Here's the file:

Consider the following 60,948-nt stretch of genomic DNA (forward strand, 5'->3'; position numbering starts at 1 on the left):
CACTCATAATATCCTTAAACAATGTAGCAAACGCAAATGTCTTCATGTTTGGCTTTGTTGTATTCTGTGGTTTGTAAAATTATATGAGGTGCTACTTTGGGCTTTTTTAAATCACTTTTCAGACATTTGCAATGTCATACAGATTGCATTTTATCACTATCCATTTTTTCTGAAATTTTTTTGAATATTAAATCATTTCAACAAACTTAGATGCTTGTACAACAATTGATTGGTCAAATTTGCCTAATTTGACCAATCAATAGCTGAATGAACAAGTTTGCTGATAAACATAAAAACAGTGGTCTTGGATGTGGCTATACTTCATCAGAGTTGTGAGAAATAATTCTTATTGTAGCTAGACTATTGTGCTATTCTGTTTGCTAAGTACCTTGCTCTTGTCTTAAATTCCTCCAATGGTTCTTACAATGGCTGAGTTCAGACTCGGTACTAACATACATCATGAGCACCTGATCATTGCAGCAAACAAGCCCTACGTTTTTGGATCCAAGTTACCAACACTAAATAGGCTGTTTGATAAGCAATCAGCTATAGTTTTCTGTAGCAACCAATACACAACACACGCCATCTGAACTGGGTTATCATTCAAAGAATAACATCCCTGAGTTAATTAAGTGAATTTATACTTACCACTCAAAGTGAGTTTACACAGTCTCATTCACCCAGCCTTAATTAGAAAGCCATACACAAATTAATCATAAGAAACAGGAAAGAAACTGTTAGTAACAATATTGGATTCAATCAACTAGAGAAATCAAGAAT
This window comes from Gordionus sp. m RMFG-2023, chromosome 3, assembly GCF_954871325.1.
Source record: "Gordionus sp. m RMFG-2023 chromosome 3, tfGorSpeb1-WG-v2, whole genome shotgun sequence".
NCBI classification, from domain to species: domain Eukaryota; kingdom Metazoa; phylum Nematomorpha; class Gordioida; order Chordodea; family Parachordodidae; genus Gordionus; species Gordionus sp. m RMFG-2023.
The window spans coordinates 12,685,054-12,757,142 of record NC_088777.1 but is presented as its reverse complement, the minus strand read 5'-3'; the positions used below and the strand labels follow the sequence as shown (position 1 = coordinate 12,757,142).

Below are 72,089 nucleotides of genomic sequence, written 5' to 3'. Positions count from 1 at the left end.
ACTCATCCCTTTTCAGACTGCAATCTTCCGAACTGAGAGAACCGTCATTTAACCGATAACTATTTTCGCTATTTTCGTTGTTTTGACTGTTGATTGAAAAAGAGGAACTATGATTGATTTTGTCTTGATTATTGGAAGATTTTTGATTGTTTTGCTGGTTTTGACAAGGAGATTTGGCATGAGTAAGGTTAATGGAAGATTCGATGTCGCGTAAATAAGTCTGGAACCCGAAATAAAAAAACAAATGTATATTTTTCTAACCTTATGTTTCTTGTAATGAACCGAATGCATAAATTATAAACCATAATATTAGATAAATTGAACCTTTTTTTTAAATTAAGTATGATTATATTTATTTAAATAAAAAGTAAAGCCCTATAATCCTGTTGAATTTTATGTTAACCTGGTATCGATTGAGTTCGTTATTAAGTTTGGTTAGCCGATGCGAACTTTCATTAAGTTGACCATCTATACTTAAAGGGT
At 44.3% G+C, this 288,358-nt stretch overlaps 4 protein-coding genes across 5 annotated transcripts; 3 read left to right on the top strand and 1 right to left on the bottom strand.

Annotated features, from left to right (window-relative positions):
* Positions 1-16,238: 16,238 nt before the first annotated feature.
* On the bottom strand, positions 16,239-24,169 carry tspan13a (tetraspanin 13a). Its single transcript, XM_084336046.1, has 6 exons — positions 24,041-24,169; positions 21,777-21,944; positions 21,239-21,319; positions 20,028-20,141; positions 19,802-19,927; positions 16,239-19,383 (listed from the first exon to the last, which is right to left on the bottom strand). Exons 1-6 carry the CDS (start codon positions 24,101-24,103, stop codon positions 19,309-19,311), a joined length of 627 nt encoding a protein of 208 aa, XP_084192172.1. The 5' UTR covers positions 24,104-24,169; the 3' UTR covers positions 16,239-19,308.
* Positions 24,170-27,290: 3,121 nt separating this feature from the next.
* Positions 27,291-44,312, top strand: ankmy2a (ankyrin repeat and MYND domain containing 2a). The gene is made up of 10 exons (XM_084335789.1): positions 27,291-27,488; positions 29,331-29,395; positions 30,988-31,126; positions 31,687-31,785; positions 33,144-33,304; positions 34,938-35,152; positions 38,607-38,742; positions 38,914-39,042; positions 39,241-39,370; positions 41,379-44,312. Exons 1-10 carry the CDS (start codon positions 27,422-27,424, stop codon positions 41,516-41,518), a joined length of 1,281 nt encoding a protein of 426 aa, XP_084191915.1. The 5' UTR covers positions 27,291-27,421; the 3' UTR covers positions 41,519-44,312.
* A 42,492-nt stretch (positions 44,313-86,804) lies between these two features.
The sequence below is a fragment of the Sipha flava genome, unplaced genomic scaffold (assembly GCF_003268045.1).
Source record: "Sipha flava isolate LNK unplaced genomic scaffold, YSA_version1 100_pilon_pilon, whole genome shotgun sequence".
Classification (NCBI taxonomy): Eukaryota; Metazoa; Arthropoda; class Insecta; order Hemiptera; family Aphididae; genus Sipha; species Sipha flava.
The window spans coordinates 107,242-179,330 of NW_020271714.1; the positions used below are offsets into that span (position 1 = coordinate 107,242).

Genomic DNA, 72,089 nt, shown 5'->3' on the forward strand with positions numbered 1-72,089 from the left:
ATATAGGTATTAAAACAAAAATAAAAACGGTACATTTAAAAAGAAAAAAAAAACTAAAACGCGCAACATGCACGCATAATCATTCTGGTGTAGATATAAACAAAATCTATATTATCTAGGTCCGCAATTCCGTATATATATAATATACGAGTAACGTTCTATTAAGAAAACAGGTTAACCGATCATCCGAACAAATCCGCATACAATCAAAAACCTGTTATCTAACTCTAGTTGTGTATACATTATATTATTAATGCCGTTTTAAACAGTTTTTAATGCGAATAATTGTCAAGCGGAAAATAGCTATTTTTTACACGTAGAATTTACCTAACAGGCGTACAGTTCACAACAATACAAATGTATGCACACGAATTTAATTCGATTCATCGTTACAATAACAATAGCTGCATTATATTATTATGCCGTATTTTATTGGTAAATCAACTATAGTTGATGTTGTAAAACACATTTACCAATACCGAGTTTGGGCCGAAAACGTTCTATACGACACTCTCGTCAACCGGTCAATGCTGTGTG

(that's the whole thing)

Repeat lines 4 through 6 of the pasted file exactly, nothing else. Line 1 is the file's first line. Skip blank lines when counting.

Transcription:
Source record: "Gordionus sp. m RMFG-2023 chromosome 3, tfGorSpeb1-WG-v2, whole genome shotgun sequence".
NCBI classification, from domain to species: domain Eukaryota; kingdom Metazoa; phylum Nematomorpha; class Gordioida; order Chordodea; family Parachordodidae; genus Gordionus; species Gordionus sp. m RMFG-2023.
The window spans coordinates 12,685,054-12,757,142 of record NC_088777.1 but is presented as its reverse complement, the minus strand read 5'-3'; the positions used below and the strand labels follow the sequence as shown (position 1 = coordinate 12,757,142).